A group of volunteers are helping Istanbul's refugee-owned restaurants in Istanbul’s Fatih district to adapt to a Turkish tradition in order to feed refugees struggling amid the pandemic.
In one of the busy streets of Aksaray, Fatih, a banana-laden food truck is parked across a tea house where Africans and Turks sit on tiny chairs sipping tea.
On the upper storey of the teahouse, two Sierra Leoneans, Alphajor and Maryam, run a small restaurant where they feed at least 50 people for free every day.
Alphajor has struggled to stay afloat in the past two months due to the Covid-19 pandemic. But the 40-year-old, who became an unofficial leader of his community, understands that jobs have dried up in the city and many people from his community are in the worst shape they have ever known, and pushed to desperate margins.
“It was difficult to survive. But I told myself, you know what, if I have 10 Lira, I’m gonna give away two so they (fellow Sierra Leoneans) can survive too,” he says. A few seconds earlier, he was on the phone speaking to someone who was asking for his support in paying household bills.
“These are the hard times for everyone...But when you have good people around coming to help, it’s bearable,” he says.
This is why when Tarlabasi Dayanisma, a volunteer-based refugee support group, offered to help him and his business partner Maryam to participate in their “askida yemek” project, he agreed.
Meaning “paying it forward”, or the “food on the hook”, the project is an adaptation of an age-old Islamic tradition called “bread on the hook”. It is still practised by Turkish bakers today. It’s simply the act of paying extra while purchasing bread, so the needy can take the paid-up bread home. Refugees in Turkey are now taking the tradition forward to support each other.
Cassava leaf, crain leaves, beans, tola, okra, groundnut soup, and rice are some of the dishes that can be found at Maryam and Alphajor’s restaurant. Maryam cooks several meals a day, except on Sundays. All the food is gone by the end of the day.
She says that while home-cooked food in Istanbul is “sumptuous” for Sierra Leoneans, there is more to their service. Since the project began, they have been feeding more people every day as they announce the menu on Whatsapp groups.
“This project is amazing, because it helped many Sierra Leoneans and Africans,” Maryam says, as she leaves the kitchen watching customers come and go.
Alphajor and Maryam are particularly happy about helping out African women. The pair are planning to register an NGO in order to work towards women's empowerment.
Yasir Bodur, one of the founders of the Tarlabasi Dayanisma, is the project’s architect. He says their aim is to create a self-sufficient support system.
A researcher focusing on the African diaspora in Turkey, Bodur came up with the idea of establishing Tarlabasi Dayanisma during his field research, which gave him an insight into the economic hardship of African refugees in Istanbul.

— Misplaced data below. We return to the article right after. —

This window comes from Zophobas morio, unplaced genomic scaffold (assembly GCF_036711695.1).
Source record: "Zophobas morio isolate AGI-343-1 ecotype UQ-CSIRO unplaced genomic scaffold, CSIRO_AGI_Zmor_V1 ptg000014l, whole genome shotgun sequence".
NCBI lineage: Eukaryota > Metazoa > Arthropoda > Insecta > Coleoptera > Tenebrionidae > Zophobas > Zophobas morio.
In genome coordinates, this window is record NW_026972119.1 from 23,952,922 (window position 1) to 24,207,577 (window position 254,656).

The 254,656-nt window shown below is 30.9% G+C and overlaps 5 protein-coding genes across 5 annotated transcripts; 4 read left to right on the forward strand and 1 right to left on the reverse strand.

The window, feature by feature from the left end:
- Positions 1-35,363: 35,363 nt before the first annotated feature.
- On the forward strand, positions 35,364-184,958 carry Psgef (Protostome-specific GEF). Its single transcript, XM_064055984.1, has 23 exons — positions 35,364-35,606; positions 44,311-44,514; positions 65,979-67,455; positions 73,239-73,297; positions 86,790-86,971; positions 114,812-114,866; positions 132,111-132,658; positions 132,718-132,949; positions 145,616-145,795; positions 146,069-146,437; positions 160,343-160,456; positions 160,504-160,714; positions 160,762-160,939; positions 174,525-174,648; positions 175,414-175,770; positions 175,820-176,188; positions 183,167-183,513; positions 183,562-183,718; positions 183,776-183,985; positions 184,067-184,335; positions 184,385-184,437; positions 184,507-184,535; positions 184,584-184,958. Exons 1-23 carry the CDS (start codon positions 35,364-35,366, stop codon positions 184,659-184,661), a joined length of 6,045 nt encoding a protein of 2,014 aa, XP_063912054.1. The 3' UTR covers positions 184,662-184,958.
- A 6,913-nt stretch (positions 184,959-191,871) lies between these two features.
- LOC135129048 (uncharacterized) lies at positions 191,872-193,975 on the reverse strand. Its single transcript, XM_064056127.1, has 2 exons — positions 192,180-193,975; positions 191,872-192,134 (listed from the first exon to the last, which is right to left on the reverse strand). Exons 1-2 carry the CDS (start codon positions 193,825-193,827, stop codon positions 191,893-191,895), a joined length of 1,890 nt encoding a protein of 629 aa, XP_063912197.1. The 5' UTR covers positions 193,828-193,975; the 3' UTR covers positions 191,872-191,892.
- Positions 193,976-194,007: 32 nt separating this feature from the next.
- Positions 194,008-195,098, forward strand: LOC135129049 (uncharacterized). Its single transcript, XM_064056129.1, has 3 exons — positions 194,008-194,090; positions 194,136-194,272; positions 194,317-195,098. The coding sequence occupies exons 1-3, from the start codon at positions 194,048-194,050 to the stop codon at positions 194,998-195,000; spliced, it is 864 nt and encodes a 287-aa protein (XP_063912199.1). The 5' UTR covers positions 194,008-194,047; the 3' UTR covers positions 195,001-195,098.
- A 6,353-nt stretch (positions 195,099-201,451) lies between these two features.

“These restaurants (that accepted to participate in the project) already have the people they are looking after,” says Bodur.
Since they are already willing to help others, these restaurants can adapt to the 'bread on the hook' tradition, he thought.
For him, it made sense to have restaurants in Fatih join in with the project. Istanbul has many districts where refugees and migrants from around the world reside. But Fatih is one of the busiest refugee hubs, as well as being known for its large Syrian refugee population. The district lies in the heart of Istanbul.
In Findikzade, to the south of the iconic Fatih mosque, Somalis who fled conflict and instability in their country have found a home. The refugees mainly see Istanbul as a gateway to Europe, but many are increasingly choosing to build lives in the city itself.
Omar Adan, a 26-year-old law faculty student who came to Turkey eight years ago, immediately volunteered himself for Tarlabasi Dayanisma when Bodur explained askida yemek or the 'food on the hook' project to him.
He works part-time at a Somali restaurant named Dalsan where he serves food. After his evening shifts, he used to drop food round at the homes of hungry people months before Bodur came up with the “food on the hook" project.
“The majority of the customers who come here are Somalis but the scope of people we help is much wider than that. It’s Somalis, Ukrainian, Syrians, Ethiopians and others,” Adan says in fluent Turkish. For him, the struggle of one refugee is no different to another — whether they come from Syria or Somalia.
The restaurant has created a fixed menu for the project. They serve four meals: soup, rice or pasta, meat or chicken and salad.
Prior to the project, Adan handed out food packages to families three days a week. He's now able to deliver food to poor people four days a week.
His workload has increased, but he doesn’t see it as a burden. “For us, this project is a humanitarian responsibility,” he says.